Satur-deja Vu

 

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There are about 3.7 million high school students that either have finished or are about to finish their senior year. Some of them have been looking forward to graduation since middle school and sometimes parents and grandparents make big plans for the event as well. The fact that auditoriums and football fields will not be packed with family members and well-wishers as graduates cross the stage has not been overlooked. We see stories on the news and social media every day about graduates taking cap and gown pictures, parades of community members driving by with flashing headlights and honking horns, and one school janitor that is visiting the home, at least coming to the front door, of every graduate in person to congratulate them.

What graduates expect is to be sitting together in a large group of their peers on graduation night, excited and anxious about the future. What parents, grandparents, aunts and uncles expect is to see their graduate walk across the stage, shake hands with administrators and be handed a diploma. That’s pretty much what every high school and college grad has done for the past 100 years. Let me suggest something way out of the box here. If you were set to graduate in May or June of 2020, I don’t want to diminish the fact that you are missing out on an age old tradition. What you have instead is something unique. If you missed graduation for some reason while all of your friends and classmates were there without you, that would truly be tragic. As much as “we’re all in this together” has been repeated to death, that truth applies to every graduating senior in your class, and it always will. At your 50 year high school reunion in the year 2070, you will still be the class without a graduation. My graduation ceremony looked like thousands of others from the year before and the year after. What you share in common with 3.4 million public school students and another 300,000 private and homeschoolers is a unique experience. Your accomplishments are not being overlooked because of it. Family, friends, community members and even businesses and celebrities are going out of their way to make sure your achievement is recognized. And while you will not be on stage together, you share this experience with every other 2020 graduate. It’s not just your school or your state; it’s every graduating senior in the country. High school graduation in particular is a once in a lifetime accomplishment and yours will be distinctively different from years past and years to come. It is not what you expected but don’t dismiss it. You will meet people throughout your lifetime and have an instant connection with them when you find out that in some other city or state they too were a 2020 graduate.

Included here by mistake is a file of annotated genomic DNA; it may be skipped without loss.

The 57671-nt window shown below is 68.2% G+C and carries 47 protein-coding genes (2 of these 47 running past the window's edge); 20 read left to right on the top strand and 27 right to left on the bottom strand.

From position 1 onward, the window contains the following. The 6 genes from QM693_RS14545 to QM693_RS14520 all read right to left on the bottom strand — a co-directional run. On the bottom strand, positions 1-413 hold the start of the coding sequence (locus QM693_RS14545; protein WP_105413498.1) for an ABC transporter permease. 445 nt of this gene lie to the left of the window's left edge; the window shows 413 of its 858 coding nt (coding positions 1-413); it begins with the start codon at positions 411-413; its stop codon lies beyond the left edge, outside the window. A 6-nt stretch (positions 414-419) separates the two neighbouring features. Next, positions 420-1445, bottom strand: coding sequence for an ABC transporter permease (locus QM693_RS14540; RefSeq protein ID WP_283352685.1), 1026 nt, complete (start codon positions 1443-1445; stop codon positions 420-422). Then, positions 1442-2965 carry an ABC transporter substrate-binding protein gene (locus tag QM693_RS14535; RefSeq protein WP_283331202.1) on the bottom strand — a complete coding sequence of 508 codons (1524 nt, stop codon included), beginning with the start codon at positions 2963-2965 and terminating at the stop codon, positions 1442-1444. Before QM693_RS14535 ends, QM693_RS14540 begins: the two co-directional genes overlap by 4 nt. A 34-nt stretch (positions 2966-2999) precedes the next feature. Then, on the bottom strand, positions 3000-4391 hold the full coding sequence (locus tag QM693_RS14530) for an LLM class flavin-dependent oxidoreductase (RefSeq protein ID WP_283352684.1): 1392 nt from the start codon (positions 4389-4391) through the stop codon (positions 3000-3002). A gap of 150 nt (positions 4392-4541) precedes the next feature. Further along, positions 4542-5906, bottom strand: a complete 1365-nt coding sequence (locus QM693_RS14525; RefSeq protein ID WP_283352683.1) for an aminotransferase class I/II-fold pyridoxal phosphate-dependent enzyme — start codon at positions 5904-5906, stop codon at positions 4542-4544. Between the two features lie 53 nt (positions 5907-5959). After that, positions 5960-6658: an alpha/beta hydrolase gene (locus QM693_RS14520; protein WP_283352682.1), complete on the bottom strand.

None of us would have asked for a global pandemic. As much as I hate to use what is becoming a oft-repeated cliche, yes, we are all in this together. There have been 3.6 million American workers unemployed in the past two months.  1/4 of the restaurants in this country may close permanently. As stores and restaurants have been shuttered, city and county governments have been collecting much fewer sales tax dollars. That will lead to layoffs of even critical workers, such as police officers and school teachers. These facts alone are not encouraging to say the least but it is a shared experience we will work together to overcome. If you have parents or grandparents that grew up during the Great Depression then you know the effects it had on them never wore off. The economy recovered and eventually grew larger than ever before; but an entire generation learned to be frugal with their spending and plan for an uncertain future. It may have seemed funny that grandma kept money under the mattress or grandpa had a coffee can hidden behind a loose brick in the basement. It wasn’t funny a few weeks ago when suddenly no store in town had toilet paper in stock. The economic impact will be great in the short term but will not be permanent. Everyone alive today that’s over the age of five will remember the events of this time for the rest of our lives. These are the stories my daughter will tell her grandkids.

Times like these bring out the best in us. There’s your encouragement. Food lines are met with volunteers and donations. Churches are having drive in services. Patients are met by doctors and nurses, some of whom were sick themselves and recovered only to return to the very place that made them sick so they can help other patients. What makes iron ore of value is that it will become steel forged in fire. We are in the fire folks. But we will come out of this. To the Christian believer I offer a simple reminder: Life on this earth is short. No matter how many years we spend here it is a blip on the map of eternity. We consider the death of a child or teen tragic. But a long life is simply the slowest possible way to die. The only thing that really matters in the end is whether we are prepared to enter eternity. Spend this time with your family making sure they understand not just what is important but what is most important. Even in times like these we are blessed beyond measure compared to so many in the world and at other times in history. Count your blessings, thank God for them, love your neighbor. Do good. I know that’s not good English, but it is good theology.

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